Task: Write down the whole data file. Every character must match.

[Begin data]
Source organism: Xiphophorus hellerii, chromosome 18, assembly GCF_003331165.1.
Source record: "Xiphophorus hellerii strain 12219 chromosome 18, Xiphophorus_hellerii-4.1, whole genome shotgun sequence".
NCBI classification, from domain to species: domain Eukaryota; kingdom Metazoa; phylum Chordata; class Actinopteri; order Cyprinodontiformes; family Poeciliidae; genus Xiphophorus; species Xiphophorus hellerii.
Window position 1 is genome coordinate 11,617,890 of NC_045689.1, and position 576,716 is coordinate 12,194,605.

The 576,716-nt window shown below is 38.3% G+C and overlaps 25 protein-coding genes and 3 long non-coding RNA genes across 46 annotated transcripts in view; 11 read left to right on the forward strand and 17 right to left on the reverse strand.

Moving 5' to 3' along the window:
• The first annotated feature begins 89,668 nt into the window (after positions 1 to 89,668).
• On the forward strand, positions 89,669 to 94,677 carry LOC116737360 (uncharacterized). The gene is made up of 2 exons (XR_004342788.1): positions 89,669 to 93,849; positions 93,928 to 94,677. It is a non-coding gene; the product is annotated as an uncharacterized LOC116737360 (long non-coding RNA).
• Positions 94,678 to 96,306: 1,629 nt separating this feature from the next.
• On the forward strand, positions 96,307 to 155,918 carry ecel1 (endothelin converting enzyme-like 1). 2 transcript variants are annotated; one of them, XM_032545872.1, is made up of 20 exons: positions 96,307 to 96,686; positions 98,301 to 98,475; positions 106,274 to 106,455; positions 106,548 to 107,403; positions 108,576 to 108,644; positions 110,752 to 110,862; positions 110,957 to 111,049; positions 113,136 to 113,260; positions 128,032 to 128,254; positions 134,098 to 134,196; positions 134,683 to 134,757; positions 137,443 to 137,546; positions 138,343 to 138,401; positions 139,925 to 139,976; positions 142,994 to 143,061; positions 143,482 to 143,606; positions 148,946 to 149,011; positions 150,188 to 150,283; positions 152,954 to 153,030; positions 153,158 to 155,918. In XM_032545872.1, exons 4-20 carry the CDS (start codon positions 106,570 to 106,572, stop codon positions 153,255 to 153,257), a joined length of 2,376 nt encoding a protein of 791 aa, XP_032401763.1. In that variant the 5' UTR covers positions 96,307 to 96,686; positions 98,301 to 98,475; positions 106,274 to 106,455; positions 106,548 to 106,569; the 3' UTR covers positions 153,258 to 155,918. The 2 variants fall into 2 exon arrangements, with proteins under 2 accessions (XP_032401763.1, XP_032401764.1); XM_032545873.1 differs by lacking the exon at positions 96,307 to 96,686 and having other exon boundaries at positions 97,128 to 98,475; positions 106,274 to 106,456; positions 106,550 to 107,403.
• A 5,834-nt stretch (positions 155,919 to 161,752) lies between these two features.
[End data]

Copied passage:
Source organism: Xiphophorus hellerii, chromosome 18, assembly GCF_003331165.1.
Source record: "Xiphophorus hellerii strain 12219 chromosome 18, Xiphophorus_hellerii-4.1, whole genome shotgun sequence".
NCBI classification, from domain to species: domain Eukaryota; kingdom Metazoa; phylum Chordata; class Actinopteri; order Cyprinodontiformes; family Poeciliidae; genus Xiphophorus; species Xiphophorus hellerii.
Window position 1 is genome coordinate 11,617,890 of NC_045689.1, and position 576,716 is coordinate 12,194,605.

The 576,716-nt window shown below is 38.3% G+C and overlaps 25 protein-coding genes and 3 long non-coding RNA genes across 46 annotated transcripts in view; 11 read left to right on the forward strand and 17 right to left on the reverse strand.

Moving 5' to 3' along the window:
• The first annotated feature begins 89,668 nt into the window (after positions 1 to 89,668).
• On the forward strand, positions 89,669 to 94,677 carry LOC116737360 (uncharacterized). The gene is made up of 2 exons (XR_004342788.1): positions 89,669 to 93,849; positions 93,928 to 94,677. It is a non-coding gene; the product is annotated as an uncharacterized LOC116737360 (long non-coding RNA).
• Positions 94,678 to 96,306: 1,629 nt separating this feature from the next.
• On the forward strand, positions 96,307 to 155,918 carry ecel1 (endothelin converting enzyme-like 1). 2 transcript variants are annotated; one of them, XM_032545872.1, is made up of 20 exons: positions 96,307 to 96,686; positions 98,301 to 98,475; positions 106,274 to 106,455; positions 106,548 to 107,403; positions 108,576 to 108,644; positions 110,752 to 110,862; positions 110,957 to 111,049; positions 113,136 to 113,260; positions 128,032 to 128,254; positions 134,098 to 134,196; positions 134,683 to 134,757; positions 137,443 to 137,546; positions 138,343 to 138,401; positions 139,925 to 139,976; positions 142,994 to 143,061; positions 143,482 to 143,606; positions 148,946 to 149,011; positions 150,188 to 150,283; positions 152,954 to 153,030; positions 153,158 to 155,918. In XM_032545872.1, exons 4-20 carry the CDS (start codon positions 106,570 to 106,572, stop codon positions 153,255 to 153,257), a joined length of 2,376 nt encoding a protein of 791 aa, XP_032401763.1. In that variant the 5' UTR covers positions 96,307 to 96,686; positions 98,301 to 98,475; positions 106,274 to 106,455; positions 106,548 to 106,569; the 3' UTR covers positions 153,258 to 155,918. The 2 variants fall into 2 exon arrangements, with proteins under 2 accessions (XP_032401763.1, XP_032401764.1); XM_032545873.1 differs by lacking the exon at positions 96,307 to 96,686 and having other exon boundaries at positions 97,128 to 98,475; positions 106,274 to 106,456; positions 106,550 to 107,403.
• A 5,834-nt stretch (positions 155,919 to 161,752) lies between these two features.